Browser Notes (using Windows XP2)

Internet Explorer 6
1. Although both header rows (shown disabled) have border-style:none specified, only when a border colour is set does the border disappear. (See the W3C CSS2.1 border specs which state that border-style:none equates to No border; the border width is zero. Setting border:0 works.)
2. The top row of headers have a grey border inside the outer border. This appears to be present in unstyled inputs as well, as an invisible white inner border, as something is adding to the width. Inputs with a border colour set are shorter as if this inner border has been removed. (It can't be padding as this is set to zero.) This is demonstrated by the last row.
3. The Submit button shows enlarged graphics (as if it were zoomed in) when the font size added to the input exceeds 14px.
Firefox 1.5 RC3 (Gecko 1.8)
1. Inputs appear to have a hidden inner border, like Explorer, which is removed by adding a border style, or turning the outer border off. This makes the second row wider than the fourth.
Opera 8.5
1. Borders appear to be drawn inside the inputs, leading to a 2-pixel shorter width. What I also found was that setting the left or right borders on disabled inputs that have no borders set did not add to the width of the input. Instead, the content is shifted inwards. However, when a top or bottom border is set, the input extends in height accordingly.
2. Opera 8.5 only adds padding to the top and bottom of an input.
3. Opera 8.5 is the only browser to align all the rows precisely. However, this behaviour has changed in Opera 9.
Opera 9.0 Preview 1
1. The width of disabled and non-disabled inputs no longer matches! The output is similar to that of Firefox, whereby the second and fourth rows jut out, the second row more than the fourth. Again, this is probably due to the outer border destroying the invisible inner border.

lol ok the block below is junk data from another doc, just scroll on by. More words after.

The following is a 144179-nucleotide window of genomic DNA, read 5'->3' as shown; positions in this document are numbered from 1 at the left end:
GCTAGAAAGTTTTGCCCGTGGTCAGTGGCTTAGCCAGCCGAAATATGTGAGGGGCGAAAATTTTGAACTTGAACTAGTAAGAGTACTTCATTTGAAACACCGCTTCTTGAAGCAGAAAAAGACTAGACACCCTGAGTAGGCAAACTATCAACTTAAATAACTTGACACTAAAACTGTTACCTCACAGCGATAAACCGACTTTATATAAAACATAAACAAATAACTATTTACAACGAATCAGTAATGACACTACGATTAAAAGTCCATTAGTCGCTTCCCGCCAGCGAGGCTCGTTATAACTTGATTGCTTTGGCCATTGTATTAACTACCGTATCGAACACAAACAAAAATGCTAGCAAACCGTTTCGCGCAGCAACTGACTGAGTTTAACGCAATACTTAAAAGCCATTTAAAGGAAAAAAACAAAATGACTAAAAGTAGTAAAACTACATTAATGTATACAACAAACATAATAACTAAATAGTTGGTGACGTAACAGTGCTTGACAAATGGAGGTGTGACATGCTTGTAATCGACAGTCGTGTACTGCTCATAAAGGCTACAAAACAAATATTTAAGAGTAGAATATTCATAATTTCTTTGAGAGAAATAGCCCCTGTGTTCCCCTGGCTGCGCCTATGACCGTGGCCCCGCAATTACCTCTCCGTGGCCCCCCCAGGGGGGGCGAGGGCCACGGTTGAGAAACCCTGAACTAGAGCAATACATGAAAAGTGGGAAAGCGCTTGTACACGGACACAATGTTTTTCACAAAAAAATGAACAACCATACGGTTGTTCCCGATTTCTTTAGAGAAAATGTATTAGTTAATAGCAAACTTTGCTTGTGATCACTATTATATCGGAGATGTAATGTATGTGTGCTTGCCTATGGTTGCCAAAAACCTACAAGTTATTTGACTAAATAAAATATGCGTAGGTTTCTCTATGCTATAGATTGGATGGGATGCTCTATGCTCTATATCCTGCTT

2. Adding a left or right border to disabled inputs extends the width, unlike in Opera 8.5.
3. Padding affects the left and right of an input, as well as the top and bottom, unlike Opera 8.5, which ignores the left and right.

A Cross-browser Solution?

There is only one way I've found to get the widths of both disabled and non-disabled inputs to match across the main browsers tested above. That is to give both types of input a border colour. Annoyingly this means losing the default colour used around inputs. There isn't an identical colour I could see listed using Eric Meyer's CSS test for User preferences for colors, which generates the correct colours based on the operating system's current theme. And if you didn't want a border visible around a disabled input, you'd have to add one that matched the page background, though the input would appear shorter. Its actual length would still match a non-disabled input. Or you could use a border colour that matched the background colour of the input, which would then make it look as if there were no border used at all.


By Christopher Hester 18 November 2005 · Last updated 19 November 2005.